Although this is not a complete look at brushes by any means, this overview will get you started.  Send me your questions and comments and I'll be glad to answer them. 

Tuesday, November 4, 2014

How do I price my artwork?

From the email bag: I'd like your help figuring out pricing for the two unusual commissions I've done recently. How do you price artwork? 

*************************** My answer below******************

For artists, pricing artwork is one of those icky topics we never want to deal with.  We're just so grateful anyone would buy anything from us. Right? Wrong!

If you take the romantic notion that we are "artists" out of the equation and look at your art practice as a business, it makes pricing much easier.  Remember, we are manufacturers of a product.  When you manufacture something you take into account, overhead, labor, materials costs, etc., and then you figure out a reasonable, fair price for your product. 
Tesia Blackburn - Monoprint
Tesia Blackburn "Live, Laugh, Love" Monoprint

I can hear you saying, " yes, but how do I price inspiration or creativity?" You don't. You take into account your training, your peers' prices and perhaps add a little for that elusive creative spirit.   Most artists I know don't even cover their overhead, much less their training and labor!  So I've listed below some items you should take into account when you price your work.  And then, like I say with almost everything else, trust your gut.  This is just a starting point.  The rest is up to you.

Start with your overhead. Whether your art practice is full-time or part-time, you should treat it like a business. Businesses operate with overhead items like; rent, insurance, materials' costs, labor costs, car and/or truck expenses, delivery and/or shipping fees, professional associations' dues, and specific things related to your industry like museum entry fees, continuing education and so on.  This is not a complete list but will get you started.  Add all of these items together and get the complete cost of your overhead for a year.  Now sit down. Whew, right?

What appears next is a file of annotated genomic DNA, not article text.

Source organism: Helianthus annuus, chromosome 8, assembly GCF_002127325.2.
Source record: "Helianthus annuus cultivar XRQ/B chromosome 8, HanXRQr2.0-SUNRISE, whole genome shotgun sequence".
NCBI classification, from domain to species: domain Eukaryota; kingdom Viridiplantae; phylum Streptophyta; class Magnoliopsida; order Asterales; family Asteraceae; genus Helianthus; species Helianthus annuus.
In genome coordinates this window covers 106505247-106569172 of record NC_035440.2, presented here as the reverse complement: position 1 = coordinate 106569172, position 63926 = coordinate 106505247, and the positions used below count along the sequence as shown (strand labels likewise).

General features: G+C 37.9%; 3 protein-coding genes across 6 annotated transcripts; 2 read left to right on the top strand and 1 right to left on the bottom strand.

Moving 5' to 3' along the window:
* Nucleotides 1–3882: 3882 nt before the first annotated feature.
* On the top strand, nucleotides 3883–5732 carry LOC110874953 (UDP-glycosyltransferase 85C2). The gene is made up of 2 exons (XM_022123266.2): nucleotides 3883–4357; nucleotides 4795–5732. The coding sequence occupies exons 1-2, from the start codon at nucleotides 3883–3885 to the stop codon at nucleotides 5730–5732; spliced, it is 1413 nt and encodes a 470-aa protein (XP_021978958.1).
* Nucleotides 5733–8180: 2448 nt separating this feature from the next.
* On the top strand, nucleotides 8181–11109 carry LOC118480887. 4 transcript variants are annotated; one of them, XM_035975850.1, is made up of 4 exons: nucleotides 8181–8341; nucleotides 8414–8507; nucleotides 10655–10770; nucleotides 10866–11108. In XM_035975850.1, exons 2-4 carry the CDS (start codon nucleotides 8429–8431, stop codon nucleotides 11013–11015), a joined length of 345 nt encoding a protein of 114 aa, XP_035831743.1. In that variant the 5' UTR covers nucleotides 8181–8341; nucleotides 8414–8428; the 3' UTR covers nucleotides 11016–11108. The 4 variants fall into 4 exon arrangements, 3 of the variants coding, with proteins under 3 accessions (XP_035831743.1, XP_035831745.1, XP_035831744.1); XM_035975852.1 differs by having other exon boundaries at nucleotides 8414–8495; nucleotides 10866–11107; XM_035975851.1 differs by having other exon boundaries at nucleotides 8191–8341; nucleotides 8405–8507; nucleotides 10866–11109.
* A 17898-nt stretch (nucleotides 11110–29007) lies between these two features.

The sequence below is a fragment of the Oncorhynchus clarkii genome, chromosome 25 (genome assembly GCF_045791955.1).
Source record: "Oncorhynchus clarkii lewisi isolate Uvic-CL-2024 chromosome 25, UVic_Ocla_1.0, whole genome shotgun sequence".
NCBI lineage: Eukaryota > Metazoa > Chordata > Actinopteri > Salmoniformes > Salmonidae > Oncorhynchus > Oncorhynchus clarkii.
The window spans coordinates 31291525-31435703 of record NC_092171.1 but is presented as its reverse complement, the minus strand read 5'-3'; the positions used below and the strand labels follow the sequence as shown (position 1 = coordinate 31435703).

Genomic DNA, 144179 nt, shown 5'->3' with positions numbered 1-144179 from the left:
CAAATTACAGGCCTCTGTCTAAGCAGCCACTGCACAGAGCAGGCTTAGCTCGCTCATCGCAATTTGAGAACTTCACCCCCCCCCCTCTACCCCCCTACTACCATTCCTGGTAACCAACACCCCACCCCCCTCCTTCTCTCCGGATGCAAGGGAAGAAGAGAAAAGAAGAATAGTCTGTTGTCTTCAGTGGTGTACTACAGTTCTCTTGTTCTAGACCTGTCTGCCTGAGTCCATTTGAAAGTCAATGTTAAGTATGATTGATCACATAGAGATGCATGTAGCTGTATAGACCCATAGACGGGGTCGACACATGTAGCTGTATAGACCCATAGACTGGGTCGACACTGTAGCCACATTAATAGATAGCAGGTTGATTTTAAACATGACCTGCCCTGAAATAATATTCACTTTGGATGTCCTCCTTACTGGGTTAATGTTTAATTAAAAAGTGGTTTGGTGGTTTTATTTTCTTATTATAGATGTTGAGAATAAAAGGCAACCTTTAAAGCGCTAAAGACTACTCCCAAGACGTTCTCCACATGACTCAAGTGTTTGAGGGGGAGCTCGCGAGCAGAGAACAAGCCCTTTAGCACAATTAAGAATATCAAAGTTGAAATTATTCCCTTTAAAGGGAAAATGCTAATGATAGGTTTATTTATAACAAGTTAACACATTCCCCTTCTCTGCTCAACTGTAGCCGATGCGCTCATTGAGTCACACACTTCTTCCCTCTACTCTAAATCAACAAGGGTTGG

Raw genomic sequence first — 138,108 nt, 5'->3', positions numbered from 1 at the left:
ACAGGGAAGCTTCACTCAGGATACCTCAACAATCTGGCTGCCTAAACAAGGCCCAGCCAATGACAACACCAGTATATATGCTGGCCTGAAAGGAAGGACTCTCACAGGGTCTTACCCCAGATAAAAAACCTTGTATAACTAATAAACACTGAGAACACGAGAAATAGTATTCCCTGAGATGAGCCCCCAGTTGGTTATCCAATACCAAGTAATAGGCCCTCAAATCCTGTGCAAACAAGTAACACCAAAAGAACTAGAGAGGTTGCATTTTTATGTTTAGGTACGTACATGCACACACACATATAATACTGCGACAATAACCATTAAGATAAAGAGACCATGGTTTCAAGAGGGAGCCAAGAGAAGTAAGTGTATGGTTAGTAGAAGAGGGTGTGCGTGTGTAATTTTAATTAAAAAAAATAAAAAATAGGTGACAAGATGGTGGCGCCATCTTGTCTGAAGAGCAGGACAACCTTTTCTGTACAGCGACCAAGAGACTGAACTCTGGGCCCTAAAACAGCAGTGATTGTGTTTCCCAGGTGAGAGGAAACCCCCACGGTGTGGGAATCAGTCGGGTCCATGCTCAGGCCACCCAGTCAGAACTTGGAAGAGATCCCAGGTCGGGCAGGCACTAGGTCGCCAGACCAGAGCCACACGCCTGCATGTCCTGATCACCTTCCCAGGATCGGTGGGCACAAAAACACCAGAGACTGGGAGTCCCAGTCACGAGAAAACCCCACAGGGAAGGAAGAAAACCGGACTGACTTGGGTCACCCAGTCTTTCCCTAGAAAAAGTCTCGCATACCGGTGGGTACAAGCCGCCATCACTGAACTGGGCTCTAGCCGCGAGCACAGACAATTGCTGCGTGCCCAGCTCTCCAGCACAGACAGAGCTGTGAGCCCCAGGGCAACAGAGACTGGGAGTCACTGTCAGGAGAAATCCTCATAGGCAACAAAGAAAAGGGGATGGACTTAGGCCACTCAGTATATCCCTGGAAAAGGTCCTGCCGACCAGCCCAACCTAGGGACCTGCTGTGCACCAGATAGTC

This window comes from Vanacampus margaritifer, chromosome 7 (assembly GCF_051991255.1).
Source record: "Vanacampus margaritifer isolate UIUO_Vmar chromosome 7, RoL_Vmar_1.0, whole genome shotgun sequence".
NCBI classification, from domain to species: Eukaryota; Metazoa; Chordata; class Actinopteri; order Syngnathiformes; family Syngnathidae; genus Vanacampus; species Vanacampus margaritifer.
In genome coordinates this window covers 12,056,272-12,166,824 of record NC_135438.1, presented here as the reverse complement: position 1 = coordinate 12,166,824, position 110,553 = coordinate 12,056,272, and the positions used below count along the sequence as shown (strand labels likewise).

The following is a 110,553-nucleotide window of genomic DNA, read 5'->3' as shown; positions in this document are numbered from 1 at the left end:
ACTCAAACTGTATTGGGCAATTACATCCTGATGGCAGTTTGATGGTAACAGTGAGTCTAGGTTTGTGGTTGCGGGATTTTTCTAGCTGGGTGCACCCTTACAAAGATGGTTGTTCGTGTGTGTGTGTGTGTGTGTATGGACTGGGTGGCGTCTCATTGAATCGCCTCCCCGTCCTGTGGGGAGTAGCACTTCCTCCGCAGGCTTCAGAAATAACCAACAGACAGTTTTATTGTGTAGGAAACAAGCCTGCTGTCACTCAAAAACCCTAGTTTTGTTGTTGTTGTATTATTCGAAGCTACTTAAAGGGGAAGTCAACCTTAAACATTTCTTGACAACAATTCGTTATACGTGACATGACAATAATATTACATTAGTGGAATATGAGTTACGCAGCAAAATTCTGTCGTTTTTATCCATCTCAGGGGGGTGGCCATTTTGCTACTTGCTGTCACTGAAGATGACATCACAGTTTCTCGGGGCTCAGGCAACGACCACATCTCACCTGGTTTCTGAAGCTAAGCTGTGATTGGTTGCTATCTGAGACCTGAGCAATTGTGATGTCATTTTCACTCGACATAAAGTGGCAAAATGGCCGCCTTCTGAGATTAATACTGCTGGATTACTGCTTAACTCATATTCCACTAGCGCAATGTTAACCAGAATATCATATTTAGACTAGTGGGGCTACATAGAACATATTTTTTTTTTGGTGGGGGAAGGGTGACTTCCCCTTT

It goes without saying or maybe I should say it strongly, you should be registered with your city as a business and have a separate checking account for your art business.  All of your expenses should be put through your business checking account.  I'm not a tax expert (nor do I play one on t.v.!) so invest in some expert advice when it comes to taxes.  Be sure you get someone who is familiar with art business practices.  Incorrect tax advice for your given industry can cost you big bucks! 

Now let's look at overhead again.  Shocking, right? How many pieces do you do per year? Don't know? Hmmm. Figure it out. Pay yourself an hourly fee for making the work.  Be reasonable.  Are you just starting out? Then pay yourself minimum wage per hour for each piece.  Feel like you have some experience under your belt? Give yourself a raise.  Imagine that you are working in a corporation for X number of years (the number of years you have been painting). What would your job title be? Manager? I've been painting for nearly four decades.  I'm  the CEO of my studio. My painting prices reflect that. I also do a lot of work over the year, probably 50-100 pieces if you include all the work on paper.  Simple math will tell you, the more work you do, the less overhead you have.  

So here's a quick equation: Overhead divided by number of pieces = overhead price per piece.  So for instance, your overhead per year is $20,000.00 (stop rolling your eyes, you don't want to know what my overhead is!).  You make 100 pieces.  Each piece costs $200 to make. That's the base price. You have to add labor into that.  It takes you an average of 10 hours to complete a painting and you pay yourself $20.00 per hour.  That's $200.00. That makes the wholesale price of your painting $400.00.  But some pieces are 8"x10" and some are 60"x 60".  Hopefully, you make the 8x10 in 1/10 the time of the 60x60!  So less hours, less cost.  Get it? Then I add 20% to the cost just because I know I forgot something somewhere. 

After you get all of the above figured out, and the shock has worn off about how much it costs you to make art, you'll have a better idea of what it takes to run an art business.  And the next time someone asks you why that painting is so expensive, you can give them a concise answer. 

Check out my webinar!

I had a great time doing the Author Webinar with Artist Network. I had a chance to talk about my new book and answer some questions from artists. Thanks for joining me if you made it! If you didn't make it, here's the recording of the talk. Enjoy!

Tesia Blackburn - Acrylic Painting With Passion

Saturday, August 16, 2014